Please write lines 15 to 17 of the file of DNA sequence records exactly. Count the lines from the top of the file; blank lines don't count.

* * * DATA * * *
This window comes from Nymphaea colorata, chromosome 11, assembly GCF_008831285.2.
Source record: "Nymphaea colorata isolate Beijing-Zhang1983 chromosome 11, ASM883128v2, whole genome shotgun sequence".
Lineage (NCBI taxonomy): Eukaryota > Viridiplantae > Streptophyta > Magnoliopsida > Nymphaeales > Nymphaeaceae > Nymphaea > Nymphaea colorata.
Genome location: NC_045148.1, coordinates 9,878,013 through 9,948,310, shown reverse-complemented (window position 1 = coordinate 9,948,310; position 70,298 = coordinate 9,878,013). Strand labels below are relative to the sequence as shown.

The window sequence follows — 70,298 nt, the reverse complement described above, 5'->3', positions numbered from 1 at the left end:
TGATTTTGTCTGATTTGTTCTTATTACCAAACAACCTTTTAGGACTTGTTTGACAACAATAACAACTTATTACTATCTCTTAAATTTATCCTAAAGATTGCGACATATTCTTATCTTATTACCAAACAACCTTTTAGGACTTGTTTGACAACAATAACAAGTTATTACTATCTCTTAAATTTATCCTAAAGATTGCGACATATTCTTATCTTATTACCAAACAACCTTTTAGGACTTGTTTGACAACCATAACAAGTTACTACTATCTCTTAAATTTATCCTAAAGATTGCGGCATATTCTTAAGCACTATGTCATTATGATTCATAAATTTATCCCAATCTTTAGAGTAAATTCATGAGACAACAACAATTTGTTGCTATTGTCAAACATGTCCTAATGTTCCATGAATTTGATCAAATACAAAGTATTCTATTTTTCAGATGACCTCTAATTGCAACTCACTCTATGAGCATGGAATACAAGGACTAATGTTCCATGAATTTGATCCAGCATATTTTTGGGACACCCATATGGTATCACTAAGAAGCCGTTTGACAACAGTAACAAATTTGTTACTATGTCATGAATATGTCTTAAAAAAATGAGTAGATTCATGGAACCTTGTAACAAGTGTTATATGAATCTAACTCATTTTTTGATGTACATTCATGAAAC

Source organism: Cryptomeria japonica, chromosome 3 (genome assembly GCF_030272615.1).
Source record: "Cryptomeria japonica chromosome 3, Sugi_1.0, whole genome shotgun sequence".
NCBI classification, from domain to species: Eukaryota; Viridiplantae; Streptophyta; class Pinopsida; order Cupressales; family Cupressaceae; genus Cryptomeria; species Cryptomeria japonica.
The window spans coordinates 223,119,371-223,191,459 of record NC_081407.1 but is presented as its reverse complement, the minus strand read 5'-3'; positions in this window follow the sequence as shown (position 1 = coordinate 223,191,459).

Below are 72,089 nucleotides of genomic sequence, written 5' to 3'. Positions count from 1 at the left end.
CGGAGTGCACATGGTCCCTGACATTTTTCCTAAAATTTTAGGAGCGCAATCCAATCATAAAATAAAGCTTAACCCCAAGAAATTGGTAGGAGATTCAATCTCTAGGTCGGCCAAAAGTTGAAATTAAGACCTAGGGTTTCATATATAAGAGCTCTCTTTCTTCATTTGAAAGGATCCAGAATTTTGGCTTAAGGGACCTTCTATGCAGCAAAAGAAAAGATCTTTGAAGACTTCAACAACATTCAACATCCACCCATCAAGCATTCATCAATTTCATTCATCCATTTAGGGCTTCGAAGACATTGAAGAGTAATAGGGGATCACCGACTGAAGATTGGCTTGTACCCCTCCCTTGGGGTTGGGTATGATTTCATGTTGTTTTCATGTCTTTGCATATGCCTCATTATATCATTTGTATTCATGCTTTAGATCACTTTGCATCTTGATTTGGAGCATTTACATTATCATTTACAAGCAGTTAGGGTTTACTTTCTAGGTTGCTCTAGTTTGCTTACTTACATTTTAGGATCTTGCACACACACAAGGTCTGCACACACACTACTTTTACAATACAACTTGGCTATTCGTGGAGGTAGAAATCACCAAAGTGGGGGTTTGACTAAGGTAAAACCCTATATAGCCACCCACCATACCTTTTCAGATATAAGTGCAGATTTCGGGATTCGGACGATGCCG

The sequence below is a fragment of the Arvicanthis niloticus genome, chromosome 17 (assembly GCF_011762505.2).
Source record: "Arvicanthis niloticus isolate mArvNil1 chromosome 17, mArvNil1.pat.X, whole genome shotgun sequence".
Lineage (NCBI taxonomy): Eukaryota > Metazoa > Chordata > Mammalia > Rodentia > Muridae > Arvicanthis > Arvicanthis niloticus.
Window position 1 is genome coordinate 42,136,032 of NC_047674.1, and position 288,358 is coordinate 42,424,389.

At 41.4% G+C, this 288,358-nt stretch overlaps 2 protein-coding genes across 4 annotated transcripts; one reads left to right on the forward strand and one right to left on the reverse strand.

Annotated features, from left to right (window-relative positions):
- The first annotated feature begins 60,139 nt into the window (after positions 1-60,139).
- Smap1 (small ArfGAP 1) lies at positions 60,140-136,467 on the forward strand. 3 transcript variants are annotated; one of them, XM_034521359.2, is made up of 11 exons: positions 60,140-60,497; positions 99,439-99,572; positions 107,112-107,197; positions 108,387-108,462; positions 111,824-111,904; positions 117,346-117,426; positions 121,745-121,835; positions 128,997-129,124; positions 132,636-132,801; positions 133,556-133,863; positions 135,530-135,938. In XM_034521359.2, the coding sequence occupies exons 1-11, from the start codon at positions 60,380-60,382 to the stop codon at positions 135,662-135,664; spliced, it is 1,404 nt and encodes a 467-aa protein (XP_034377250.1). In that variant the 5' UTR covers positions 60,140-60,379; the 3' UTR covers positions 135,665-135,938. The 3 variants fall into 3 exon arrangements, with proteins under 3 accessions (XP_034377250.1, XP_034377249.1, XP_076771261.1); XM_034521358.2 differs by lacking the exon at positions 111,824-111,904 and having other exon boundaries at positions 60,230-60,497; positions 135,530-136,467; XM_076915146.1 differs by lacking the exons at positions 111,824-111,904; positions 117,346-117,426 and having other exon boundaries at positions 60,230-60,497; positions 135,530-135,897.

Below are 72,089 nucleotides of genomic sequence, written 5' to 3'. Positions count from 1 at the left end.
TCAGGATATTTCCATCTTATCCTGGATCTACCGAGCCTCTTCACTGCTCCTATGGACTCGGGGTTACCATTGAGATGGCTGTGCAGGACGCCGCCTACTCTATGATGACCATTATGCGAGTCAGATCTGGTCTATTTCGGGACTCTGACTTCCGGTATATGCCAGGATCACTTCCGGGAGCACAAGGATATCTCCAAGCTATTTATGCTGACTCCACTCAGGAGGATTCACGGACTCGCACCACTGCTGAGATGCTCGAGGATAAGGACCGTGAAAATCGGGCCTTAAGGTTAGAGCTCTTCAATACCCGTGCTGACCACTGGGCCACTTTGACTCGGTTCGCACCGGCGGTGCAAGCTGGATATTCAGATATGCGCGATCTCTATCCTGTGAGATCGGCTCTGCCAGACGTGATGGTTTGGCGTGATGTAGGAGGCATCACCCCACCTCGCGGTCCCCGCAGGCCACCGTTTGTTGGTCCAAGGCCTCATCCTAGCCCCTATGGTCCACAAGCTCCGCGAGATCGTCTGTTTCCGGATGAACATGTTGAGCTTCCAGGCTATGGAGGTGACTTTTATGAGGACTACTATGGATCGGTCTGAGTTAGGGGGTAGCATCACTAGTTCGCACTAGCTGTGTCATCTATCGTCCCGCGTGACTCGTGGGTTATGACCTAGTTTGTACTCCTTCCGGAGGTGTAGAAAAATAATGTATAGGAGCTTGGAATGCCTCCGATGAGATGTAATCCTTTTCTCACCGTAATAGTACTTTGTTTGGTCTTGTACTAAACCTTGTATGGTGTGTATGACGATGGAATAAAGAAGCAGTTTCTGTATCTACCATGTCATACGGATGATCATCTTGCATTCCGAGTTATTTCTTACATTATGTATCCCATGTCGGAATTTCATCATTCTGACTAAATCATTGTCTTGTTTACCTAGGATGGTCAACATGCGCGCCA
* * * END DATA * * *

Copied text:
Lineage (NCBI taxonomy): Eukaryota > Metazoa > Chordata > Mammalia > Rodentia > Muridae > Arvicanthis > Arvicanthis niloticus.
Window position 1 is genome coordinate 42,136,032 of NC_047674.1, and position 288,358 is coordinate 42,424,389.

At 41.4% G+C, this 288,358-nt stretch overlaps 2 protein-coding genes across 4 annotated transcripts; one reads left to right on the forward strand and one right to left on the reverse strand.